In the 1990s as a leader of the Space Frontier Foundation, I worked to cancel what was then called Space Station Freedom. Announced in 1984 by President Ronald Reagan, the original concept had been pitched at around $8 billion. Based on what we saw happening to what might have been a good idea, we were the only space organization to come out against the project. We believed that if the president’s goal was to open the frontier as stated, there were much better and lower-cost ways to do so that were more directly evolvable and supportive than where it seemed the station was going.

We were right. By the time construction stopped (notice I did not say “completed” — as it never has been) NASA and its  partners had spent over $100 billion on what we now call the international space station. Actually, the cost may be much higher, depending on whose numbers you believe, and if they do or do not count the space shuttle in the total. (Given that over 75 percent of all shuttle flights were in some way in support of the station, we probably should.)

It was a tough battle, and at one point we got within one vote of killing the program. (Or as my then and current NASA friends say, they saved the program by one vote.) At that point, given our limited resources and the virtually unlimited money on the other side, we decided it was time to be for something good rather than against something bad. In fact, in a set of behind-the-scenes phone calls right after the vote, we traded our campaign to stop the station for then-NASA Administrator Dan Goldin’s support of an exciting and revolutionary new space transportation project called the DC-X, short for Delta Clipper Experimental, which had run out of military funding and needed help.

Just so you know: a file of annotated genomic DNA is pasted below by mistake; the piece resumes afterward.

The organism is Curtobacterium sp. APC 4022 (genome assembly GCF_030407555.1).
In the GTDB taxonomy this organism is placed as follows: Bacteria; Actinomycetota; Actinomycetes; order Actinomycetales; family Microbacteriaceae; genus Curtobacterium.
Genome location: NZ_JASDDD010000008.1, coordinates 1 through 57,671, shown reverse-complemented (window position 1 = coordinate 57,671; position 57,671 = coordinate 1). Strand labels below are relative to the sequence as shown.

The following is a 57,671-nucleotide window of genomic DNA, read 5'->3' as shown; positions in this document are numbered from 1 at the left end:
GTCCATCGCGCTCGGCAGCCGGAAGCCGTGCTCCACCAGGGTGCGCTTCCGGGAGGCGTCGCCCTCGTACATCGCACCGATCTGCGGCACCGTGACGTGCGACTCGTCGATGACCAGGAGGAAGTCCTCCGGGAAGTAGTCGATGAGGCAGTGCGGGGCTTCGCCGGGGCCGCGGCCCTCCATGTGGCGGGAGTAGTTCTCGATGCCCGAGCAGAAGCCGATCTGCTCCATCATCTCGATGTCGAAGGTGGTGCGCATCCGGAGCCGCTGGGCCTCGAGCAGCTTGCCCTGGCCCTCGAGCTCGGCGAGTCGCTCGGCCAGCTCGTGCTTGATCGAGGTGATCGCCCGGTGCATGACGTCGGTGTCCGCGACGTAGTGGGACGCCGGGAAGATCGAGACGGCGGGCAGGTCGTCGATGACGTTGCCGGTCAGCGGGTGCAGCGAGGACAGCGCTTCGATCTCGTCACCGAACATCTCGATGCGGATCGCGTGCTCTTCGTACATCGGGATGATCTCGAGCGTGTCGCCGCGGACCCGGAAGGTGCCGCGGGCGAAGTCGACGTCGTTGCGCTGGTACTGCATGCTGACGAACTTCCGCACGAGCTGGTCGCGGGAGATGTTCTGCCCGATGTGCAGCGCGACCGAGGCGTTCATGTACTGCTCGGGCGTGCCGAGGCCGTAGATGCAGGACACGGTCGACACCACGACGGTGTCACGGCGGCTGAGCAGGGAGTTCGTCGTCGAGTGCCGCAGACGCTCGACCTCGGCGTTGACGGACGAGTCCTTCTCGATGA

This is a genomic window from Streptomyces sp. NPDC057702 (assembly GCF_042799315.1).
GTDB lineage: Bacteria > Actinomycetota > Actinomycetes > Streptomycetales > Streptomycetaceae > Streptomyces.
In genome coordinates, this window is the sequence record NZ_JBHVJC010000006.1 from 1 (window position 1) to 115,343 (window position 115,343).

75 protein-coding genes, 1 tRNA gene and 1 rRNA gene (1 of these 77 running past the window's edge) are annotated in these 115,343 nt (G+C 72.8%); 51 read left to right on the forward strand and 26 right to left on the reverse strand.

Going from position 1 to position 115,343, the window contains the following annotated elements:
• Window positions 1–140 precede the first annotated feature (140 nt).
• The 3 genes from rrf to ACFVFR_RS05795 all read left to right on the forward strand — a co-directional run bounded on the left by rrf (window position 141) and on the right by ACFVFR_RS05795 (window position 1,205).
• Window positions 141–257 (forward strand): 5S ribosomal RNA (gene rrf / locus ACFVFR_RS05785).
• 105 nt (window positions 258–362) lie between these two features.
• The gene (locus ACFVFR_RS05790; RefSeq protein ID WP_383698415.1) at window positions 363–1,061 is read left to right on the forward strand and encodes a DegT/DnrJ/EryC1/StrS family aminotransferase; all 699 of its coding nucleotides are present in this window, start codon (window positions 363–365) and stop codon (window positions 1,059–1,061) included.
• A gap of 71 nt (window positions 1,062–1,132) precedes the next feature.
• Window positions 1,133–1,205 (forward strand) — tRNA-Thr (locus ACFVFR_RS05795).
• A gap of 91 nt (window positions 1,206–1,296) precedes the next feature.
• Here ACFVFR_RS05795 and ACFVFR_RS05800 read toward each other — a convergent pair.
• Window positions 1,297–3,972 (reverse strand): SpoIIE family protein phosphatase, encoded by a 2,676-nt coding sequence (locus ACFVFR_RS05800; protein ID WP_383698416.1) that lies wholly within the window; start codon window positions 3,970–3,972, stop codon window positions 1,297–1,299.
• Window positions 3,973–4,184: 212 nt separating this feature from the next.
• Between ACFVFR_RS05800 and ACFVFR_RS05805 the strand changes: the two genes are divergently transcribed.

Shortly thereafter, I was confronted by one of the old heroes of what would become the “new space” movement, Tom Rogers. He stabbed his finger into my chest and said: “Well, Rick, you did the right thing, but now you’ve got a multibillion-dollar lemon up there in orbit! So what are you going to do about it? How are you going to use it to get what you kids want?”

I listened. A bit later, I testified in front of the House Science space subcommittee. Speaking for the foundation, I laid out how we could use the space station as a customer and catalyst to accelerate the opening of the frontier. Using the analogies of Lewis and Clark exploring in support of the pioneers, and of a government fort on the frontier as the seed of many a modern city, I spoke of how NASA could turn the space station from a dead-end financial black hole into a port and shining star of public-private partnership whose visibility, both literal and in real terms, would demonstrate a path forward that would help everyone get what they want in space.

I saw the space station not just as a port on the ocean of space and a lab at which we would learn how to live there, but as a primer for the economic pump that would help kick-start an industrial economy, as a testing facility for new ideas, as a purchaser of goods and services and, yes, as the first new building on the orbital street. In keeping with the then-current conceptual name of the station and as an indicator of its being the nucleus of the first community in space, I called it Alpha Town.